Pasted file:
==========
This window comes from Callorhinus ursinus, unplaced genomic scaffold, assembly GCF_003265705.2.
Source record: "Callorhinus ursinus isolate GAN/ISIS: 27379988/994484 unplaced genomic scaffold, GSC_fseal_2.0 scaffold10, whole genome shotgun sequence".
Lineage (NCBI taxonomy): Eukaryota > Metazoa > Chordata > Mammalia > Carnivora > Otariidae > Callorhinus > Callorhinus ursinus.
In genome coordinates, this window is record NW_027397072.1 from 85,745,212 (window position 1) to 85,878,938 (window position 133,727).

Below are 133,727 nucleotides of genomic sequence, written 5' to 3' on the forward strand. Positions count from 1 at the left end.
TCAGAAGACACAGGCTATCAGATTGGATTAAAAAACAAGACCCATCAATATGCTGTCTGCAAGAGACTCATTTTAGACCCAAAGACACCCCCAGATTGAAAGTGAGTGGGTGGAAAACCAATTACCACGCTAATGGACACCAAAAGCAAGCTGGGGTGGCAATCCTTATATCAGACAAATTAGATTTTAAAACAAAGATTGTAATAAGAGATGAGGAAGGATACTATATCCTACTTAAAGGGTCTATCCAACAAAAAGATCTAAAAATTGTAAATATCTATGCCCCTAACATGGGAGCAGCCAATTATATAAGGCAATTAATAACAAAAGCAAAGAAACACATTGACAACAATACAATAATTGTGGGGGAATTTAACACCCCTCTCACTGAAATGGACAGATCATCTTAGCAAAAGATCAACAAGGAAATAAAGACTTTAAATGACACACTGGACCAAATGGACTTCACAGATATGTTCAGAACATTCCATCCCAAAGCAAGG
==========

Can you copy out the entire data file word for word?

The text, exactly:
This window comes from Callorhinus ursinus, unplaced genomic scaffold, assembly GCF_003265705.2.
Source record: "Callorhinus ursinus isolate GAN/ISIS: 27379988/994484 unplaced genomic scaffold, GSC_fseal_2.0 scaffold10, whole genome shotgun sequence".
Lineage (NCBI taxonomy): Eukaryota > Metazoa > Chordata > Mammalia > Carnivora > Otariidae > Callorhinus > Callorhinus ursinus.
In genome coordinates, this window is record NW_027397072.1 from 85,745,212 (window position 1) to 85,878,938 (window position 133,727).

Below are 133,727 nucleotides of genomic sequence, written 5' to 3' on the forward strand. Positions count from 1 at the left end.
TCAGAAGACACAGGCTATCAGATTGGATTAAAAAACAAGACCCATCAATATGCTGTCTGCAAGAGACTCATTTTAGACCCAAAGACACCCCCAGATTGAAAGTGAGTGGGTGGAAAACCAATTACCACGCTAATGGACACCAAAAGCAAGCTGGGGTGGCAATCCTTATATCAGACAAATTAGATTTTAAAACAAAGATTGTAATAAGAGATGAGGAAGGATACTATATCCTACTTAAAGGGTCTATCCAACAAAAAGATCTAAAAATTGTAAATATCTATGCCCCTAACATGGGAGCAGCCAATTATATAAGGCAATTAATAACAAAAGCAAAGAAACACATTGACAACAATACAATAATTGTGGGGGAATTTAACACCCCTCTCACTGAAATGGACAGATCATCTTAGCAAAAGATCAACAAGGAAATAAAGACTTTAAATGACACACTGGACCAAATGGACTTCACAGATATGTTCAGAACATTCCATCCCAAAGCAAGG